FOR IMMEDIATE RELEASE
June 4, 2018
David Heiman, Board Chair
Leo M. Shortino Family Foundation
Tamara Alvarado Named Executive Director for the Shortino Family Foundation
Long-time leader for the School of Arts and Culture at MHP in East San José takes on new role in local philanthropy, education, and youth
San José, Calif. – Long-time arts education leader Tamara Alvarado has been appointed by the Leo M. Shortino Family Foundation to become its new Executive Director. She succeeds Elaine Curran, the Foundation’s founding Executive Director, who is retiring in July.
Alvarado has been Executive Director for the School of Arts and Culture at MHP in East San José since it was started in 2011.
“I’m delighted that Tamara will join us at the Foundation to follow the great work done by Elaine Curran, who has been critical to growing our positive impact for the children in our community,” said David Heiman, chair of the Shortino Foundation board of trustees. “Tamara’s passion, commitment, and leadership so fully seen at the School of Arts and Culture make her an excellent fit for our mission.”
The Shortino Family Foundation invests in programs and services consistent with its mission to act as a catalyst to support at-risk youth and their families through education, healthy lifestyles, and the arts. The Foundation focuses its funding on Santa Clara County organizations that strengthen children’s educational achievement, creating pathways for underserved students to achieve their educational and career goals and contribute to our region’s vibrant economy.
“Although I will certainly miss the School and the people who have enriched the East Side community, the Foundation’s mission for education and children is also close to my heart,” said Alvarado. “I am looking forward to working with the Shortino Foundation and continuing to invest in the futures of our children and their families who need the most help.”
Foundation founder Leo Shortino, the son of Italian immigrants, grew up during the depression where he learned firsthand about poverty, hard work, and the importance of a good education. As an educator and accomplished musician, he also saw the arts as a critical way to enrich student’s education.
Today the Foundation has assets of $50 million and an annual grantmaking budget of approximately $2.4 million. It currently awards grants to approximately 70 high-impact programs and services that help ensure children have the skills and support to grow into self-sufficient adults.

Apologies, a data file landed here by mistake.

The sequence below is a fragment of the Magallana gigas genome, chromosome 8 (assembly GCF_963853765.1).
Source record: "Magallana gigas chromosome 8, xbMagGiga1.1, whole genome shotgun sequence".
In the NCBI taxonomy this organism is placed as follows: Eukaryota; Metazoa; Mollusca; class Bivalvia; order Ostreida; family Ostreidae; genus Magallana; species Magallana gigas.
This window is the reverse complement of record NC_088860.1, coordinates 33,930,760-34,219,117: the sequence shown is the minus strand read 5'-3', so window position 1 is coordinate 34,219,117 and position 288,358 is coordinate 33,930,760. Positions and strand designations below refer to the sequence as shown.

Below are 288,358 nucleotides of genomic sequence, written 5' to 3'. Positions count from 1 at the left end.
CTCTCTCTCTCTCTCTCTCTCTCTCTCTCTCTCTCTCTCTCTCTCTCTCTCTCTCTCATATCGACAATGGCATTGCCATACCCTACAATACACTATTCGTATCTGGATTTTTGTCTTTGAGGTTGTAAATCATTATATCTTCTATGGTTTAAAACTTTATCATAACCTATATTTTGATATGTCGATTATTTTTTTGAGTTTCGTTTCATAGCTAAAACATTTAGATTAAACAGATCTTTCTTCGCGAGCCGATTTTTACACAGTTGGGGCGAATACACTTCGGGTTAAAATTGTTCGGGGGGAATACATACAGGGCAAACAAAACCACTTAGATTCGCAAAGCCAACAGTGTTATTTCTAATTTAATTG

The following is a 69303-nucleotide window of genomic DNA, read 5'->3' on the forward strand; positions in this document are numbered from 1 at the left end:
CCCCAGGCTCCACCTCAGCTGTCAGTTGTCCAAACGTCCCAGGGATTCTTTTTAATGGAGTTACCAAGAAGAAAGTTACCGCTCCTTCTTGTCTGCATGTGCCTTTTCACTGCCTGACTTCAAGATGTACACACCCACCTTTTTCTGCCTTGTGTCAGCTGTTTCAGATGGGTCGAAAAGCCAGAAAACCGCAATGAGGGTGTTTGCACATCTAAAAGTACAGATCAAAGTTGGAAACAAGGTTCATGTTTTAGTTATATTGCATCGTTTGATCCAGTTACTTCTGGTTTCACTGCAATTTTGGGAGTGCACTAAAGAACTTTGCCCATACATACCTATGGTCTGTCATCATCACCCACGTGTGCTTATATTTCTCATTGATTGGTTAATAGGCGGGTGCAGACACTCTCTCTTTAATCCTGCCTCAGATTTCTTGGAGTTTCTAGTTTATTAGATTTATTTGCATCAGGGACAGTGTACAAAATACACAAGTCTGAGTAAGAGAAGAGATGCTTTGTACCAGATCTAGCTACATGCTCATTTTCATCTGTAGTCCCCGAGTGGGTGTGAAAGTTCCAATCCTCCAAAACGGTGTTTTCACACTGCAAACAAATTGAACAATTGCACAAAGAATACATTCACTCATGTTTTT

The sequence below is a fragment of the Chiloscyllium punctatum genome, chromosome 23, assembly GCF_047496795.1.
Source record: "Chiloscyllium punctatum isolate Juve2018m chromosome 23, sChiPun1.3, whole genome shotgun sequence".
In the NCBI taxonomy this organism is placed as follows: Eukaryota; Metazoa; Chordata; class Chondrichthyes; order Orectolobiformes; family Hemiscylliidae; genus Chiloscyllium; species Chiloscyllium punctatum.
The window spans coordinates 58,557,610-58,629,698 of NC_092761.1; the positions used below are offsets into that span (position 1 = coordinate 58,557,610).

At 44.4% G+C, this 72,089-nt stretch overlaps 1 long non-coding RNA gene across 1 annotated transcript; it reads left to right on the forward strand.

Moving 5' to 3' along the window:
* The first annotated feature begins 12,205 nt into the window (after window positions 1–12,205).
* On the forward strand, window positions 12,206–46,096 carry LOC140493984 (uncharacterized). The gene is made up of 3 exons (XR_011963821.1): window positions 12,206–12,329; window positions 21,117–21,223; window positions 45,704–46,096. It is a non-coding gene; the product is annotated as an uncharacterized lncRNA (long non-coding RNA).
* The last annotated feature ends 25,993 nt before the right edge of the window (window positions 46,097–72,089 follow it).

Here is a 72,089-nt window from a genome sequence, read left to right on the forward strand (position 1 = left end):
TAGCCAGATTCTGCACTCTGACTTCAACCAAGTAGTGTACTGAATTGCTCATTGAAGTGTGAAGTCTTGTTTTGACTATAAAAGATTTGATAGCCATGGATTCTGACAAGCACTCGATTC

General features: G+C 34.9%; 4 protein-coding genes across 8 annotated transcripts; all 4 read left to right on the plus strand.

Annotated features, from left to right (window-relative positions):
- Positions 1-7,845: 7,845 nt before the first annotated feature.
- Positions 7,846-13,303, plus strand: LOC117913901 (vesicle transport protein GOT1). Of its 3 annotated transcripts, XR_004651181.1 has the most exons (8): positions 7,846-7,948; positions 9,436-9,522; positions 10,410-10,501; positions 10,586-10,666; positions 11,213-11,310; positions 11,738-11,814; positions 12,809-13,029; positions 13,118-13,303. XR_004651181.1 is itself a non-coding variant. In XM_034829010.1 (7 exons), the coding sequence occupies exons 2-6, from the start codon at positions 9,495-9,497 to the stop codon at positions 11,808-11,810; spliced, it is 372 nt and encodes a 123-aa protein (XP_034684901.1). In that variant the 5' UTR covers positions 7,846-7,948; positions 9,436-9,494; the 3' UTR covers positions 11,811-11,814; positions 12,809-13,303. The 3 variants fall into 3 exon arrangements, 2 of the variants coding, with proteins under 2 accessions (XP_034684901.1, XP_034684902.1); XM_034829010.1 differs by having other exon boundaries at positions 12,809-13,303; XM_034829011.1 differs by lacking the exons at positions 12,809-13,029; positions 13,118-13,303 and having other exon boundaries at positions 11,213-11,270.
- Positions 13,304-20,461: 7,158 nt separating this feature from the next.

“We look for programs that can serve as models for successful partnerships with education agencies and other nonprofit organizations so that we can achieve the greatest impact of public and philanthropic funds to serve children and their families,” said Heiman. “Tamara’s deep knowledge of the people of this community, their challenges, and the power of education and collaboration will serve our mission well.”
During Alvarado’s leadership at the School of Arts and Culture, the School and the Mexican Heritage Plaza earned a positive reputation for their commitment to their East San José communities and the excellence of their programs. The School has developed a strong financial position and enjoys the committed support of many multi-year funders. It recently completed a long-term strategic plan to carry out its vision for enriching the arts and culture of the people of San José
Prior to her service at the School, Alvarado was director of the Multicultural Arts Leadership Institute at 1stAct Silicon Valleybefore it became a program at the School of Arts and Culture, and was Executive Director of MACLA (Movimiento de Arte y Cultura Latino Americana) in San José. She has a bachelor’s degree in Spanish Literature from Stanford University.
About the Leo M. Shortino Family Foundation
Established in 1990, the Foundation’s mission is to act as a catalyst to enhance the quality of life in Santa Clara County through charitable giving to support at-risk kindergarten -12th grade youth and their families through education and the arts. The most vulnerable youth receive encouragement and opportunities resulting in healthy, well-educated citizens with high self-esteem and personal and professional goals, who successfully contribute to our local community and economy.
The Foundation addresses barriers to educational achievement for at-risk youth, such as limited English language skills and poverty, in order to close the persistent achievement gap and creating economic opportunity. It pursues innovative partnerships that address these barriers and enhance school curricula to meet the social and emotional needs of students and families so that they can achieve their educational goals. The Foundation also supports access to the arts that enhance a child’s development, foster academic achievement, and help motivate them to learn, particularly among low-income and other at-risk students. For more information, go to www.shortino.org.
About the School of Arts and Culture
Guided by an extensive community planning process designed to re-imagine the future of the Mexican Heritage Plaza in East San José, the School of Arts and Culture at MHP was created, embraced by the community, and adopted by the City of San José in 2011. The School has become a vibrant place of learning, culture, and community that nurtures the soul and brings joy, skill building, and a sense of belonging to children, families, and all who participate.
The School offers afterschool sessions and summer sessions in visual and performing arts, and it provides a multicultural and intercultural venue for community events and programs that embrace all cultures, while exploring the artistic traditions, cultural history, and contemporary creative expression of Mexican Arts. All school sessions culminate in a student performance/exhibition, coordinated by School faculty and staff and attended by family and community members. For more information go to http://schoolofartsandculture.org.